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South Cambridgeshire District Council to continue with four-day week trial despite government threat to ‘cease immediately’





Councils pursuing a four-day working week are “on notice” and should “cease immediately”, the government has said.

The Department for Levelling Up, Housing and Communities (DLUHC) is exploring measures to “ensure that the sector is clear” the practice should not be adopted, according to newly-published guidance.

Cllr Bridget Smith, leader of the Liberal Democrat-run South Cambridgeshire District Council, at the council's headquarters in Cambourne. Picture: Keith Heppell
Cllr Bridget Smith, leader of the Liberal Democrat-run South Cambridgeshire District Council, at the council's headquarters in Cambourne. Picture: Keith Heppell

Ministers say the working arrangement does not deliver value for money for local taxpayers.

The guidance, which is non-statutory, was released on Thursday (October 26) following a row earlier this year over South Cambridgeshire District Council’s trial of offering employees a three-day weekend in exchange for longer shifts.

In September, the Liberal Democrat-run council announced it was continuing with a planned extension of the pilot until next March, despite ministers previously ordering officials to end it.

It was the first local authority in the UK to undertake such a trial.

Introducing the guidance, local government minister Lee Rowley said: “In normal circumstances, the government of course respects the right of councils to make their own decisions on key issues. There are also times, however, when government deems it proportionate to step in to ensure that residents’ value for money is protected. The issue of the four-day working week is one of those times.”

He added: “Those councils who continue to disregard this guidance are now on notice that the government will take necessary steps in the coming months ahead to ensure that this practice is ended within local government.”

If councils defy the guidance and there is evidence of service decline, the government says “departments may raise concerns directly with the authority, monitor performance more closely and consider options to correct declining performance”.

The district council is continuing with its trial despite the guidance, saying there is strong evidence it is helping with recruitment and retention.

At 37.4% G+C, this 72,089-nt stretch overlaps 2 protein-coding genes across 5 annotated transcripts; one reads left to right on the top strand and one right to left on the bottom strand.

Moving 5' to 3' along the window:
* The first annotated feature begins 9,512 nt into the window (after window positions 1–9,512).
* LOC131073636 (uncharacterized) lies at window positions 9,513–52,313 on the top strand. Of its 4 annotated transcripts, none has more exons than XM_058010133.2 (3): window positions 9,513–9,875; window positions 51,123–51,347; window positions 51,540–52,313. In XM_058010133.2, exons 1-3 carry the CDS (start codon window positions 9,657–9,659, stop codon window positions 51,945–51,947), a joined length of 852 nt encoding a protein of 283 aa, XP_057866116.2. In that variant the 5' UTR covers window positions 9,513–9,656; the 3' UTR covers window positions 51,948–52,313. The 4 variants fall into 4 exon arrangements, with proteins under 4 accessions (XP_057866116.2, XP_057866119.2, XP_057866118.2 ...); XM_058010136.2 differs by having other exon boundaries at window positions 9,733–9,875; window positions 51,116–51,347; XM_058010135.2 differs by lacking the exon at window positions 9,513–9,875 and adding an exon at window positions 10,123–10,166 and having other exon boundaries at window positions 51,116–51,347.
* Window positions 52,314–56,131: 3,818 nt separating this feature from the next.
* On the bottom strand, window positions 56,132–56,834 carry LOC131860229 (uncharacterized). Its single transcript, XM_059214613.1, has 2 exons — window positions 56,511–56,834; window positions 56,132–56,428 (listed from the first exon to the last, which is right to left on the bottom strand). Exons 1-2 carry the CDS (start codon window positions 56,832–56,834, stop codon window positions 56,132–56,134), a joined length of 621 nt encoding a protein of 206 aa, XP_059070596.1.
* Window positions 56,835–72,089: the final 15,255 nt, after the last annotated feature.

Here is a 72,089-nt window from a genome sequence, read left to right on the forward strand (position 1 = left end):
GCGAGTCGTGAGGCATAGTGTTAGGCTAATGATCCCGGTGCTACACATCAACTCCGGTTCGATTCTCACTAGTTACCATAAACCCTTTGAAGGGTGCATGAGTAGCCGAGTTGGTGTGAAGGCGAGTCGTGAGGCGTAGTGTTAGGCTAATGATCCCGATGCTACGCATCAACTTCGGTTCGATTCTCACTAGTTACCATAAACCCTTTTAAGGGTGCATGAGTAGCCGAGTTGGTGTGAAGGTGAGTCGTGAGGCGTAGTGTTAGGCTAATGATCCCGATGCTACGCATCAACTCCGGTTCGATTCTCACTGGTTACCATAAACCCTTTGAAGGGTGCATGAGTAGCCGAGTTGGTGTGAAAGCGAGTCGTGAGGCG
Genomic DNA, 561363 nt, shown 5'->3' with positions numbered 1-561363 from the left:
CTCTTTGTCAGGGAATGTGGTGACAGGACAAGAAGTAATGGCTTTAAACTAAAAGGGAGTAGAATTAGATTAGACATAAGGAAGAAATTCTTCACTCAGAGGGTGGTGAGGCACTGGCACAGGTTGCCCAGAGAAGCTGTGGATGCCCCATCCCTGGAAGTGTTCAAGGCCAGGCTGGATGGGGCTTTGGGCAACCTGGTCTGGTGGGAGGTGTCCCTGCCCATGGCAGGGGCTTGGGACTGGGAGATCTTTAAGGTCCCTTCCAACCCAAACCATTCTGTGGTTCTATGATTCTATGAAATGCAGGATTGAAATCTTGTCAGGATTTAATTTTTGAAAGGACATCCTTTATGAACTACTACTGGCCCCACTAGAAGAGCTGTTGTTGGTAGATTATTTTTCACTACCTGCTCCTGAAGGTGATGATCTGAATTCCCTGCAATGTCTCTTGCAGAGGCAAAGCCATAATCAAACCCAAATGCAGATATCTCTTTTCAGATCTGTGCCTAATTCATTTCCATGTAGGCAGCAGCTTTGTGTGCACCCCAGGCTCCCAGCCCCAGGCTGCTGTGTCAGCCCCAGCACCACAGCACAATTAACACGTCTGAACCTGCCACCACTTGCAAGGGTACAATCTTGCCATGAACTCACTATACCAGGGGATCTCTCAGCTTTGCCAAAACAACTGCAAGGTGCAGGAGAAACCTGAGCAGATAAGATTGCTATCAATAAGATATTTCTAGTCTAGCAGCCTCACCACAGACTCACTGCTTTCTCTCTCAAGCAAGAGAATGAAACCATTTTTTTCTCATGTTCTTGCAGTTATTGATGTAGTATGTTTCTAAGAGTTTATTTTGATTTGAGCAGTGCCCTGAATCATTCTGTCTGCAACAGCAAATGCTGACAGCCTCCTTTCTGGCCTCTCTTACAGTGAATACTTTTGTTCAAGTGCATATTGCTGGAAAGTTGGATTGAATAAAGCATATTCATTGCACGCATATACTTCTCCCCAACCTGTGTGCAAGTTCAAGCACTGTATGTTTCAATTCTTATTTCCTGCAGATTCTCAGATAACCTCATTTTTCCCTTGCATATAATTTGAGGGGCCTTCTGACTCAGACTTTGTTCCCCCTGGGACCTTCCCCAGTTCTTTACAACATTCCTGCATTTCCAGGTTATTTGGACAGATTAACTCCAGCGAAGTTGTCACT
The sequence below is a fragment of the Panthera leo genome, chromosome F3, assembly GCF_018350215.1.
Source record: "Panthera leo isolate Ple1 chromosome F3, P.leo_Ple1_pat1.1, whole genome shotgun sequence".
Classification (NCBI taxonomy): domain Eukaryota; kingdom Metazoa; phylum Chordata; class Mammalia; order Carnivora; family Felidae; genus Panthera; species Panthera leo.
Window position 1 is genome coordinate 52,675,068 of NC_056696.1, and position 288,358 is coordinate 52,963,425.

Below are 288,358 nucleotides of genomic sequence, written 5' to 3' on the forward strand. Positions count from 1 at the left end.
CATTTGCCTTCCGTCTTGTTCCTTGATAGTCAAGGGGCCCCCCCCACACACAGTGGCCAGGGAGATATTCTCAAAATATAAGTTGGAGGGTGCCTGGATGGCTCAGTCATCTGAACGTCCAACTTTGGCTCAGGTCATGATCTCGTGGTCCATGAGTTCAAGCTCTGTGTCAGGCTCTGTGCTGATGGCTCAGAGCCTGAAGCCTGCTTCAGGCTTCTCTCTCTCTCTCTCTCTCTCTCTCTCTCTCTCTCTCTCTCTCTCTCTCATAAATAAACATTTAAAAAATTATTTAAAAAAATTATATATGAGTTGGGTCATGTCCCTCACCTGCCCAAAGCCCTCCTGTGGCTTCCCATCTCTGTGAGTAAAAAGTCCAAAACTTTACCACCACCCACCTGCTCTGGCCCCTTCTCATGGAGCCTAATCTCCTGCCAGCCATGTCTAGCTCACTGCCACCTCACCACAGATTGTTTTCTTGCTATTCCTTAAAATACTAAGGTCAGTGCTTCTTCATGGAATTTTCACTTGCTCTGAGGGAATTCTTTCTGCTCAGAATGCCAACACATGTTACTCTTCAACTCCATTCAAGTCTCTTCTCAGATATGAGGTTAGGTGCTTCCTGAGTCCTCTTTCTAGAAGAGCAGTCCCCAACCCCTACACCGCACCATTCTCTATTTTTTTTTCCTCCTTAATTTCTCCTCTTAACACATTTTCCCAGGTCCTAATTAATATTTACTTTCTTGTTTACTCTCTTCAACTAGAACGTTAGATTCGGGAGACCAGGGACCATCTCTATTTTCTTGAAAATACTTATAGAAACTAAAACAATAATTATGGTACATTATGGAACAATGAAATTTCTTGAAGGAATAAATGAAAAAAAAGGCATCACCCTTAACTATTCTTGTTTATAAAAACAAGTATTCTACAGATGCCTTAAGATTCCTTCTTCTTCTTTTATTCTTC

Since January, sickness rates have fallen by a third and complaints about services involved in the pilot have reduced, the authority said.

Council leader Bridget Smith said: “Every decision we make centres on what is best for the communities who elect us. Our offices are open five days a week, and we can be contacted 24 hours a day, seven days a week in an emergency like during last week’s flooding.

“Local councils should always be free to decide the best way to deliver services for the residents they represent. On one hand government tells us to innovate to cut costs and provide higher quality services; on the other they tell us not to innovate to deliver services.

“We are best placed to make these decisions in our area, which has high private sector wages and housing costs, making it very difficult to attract and retain talented staff we need to deliver for residents and businesses.”

South Cambridgeshire district and Cambridge city councils share some services, including planning and waste.

Cambridge leader Cllr Mike Davey added: “We have been supportive of South Cambridgeshire District Council’s four-day week trial to see how it can work for local government – to benefit work-life balance, improve productivity, and vitally address recruitment and retention challenges compounded by thirteen years of budget reductions from the government.

“We will continue to support the SCDC trial to its conclusion and look forward to learning from the outcomes. The recent introduction of a four day waste collection in South Cambs and city has gone extremely well so far. Data from the first five weeks shows we have exceeded our 99.7 per cent collection target. We will of course continue to monitor the data to ensure that service levels remain high for our residents.”



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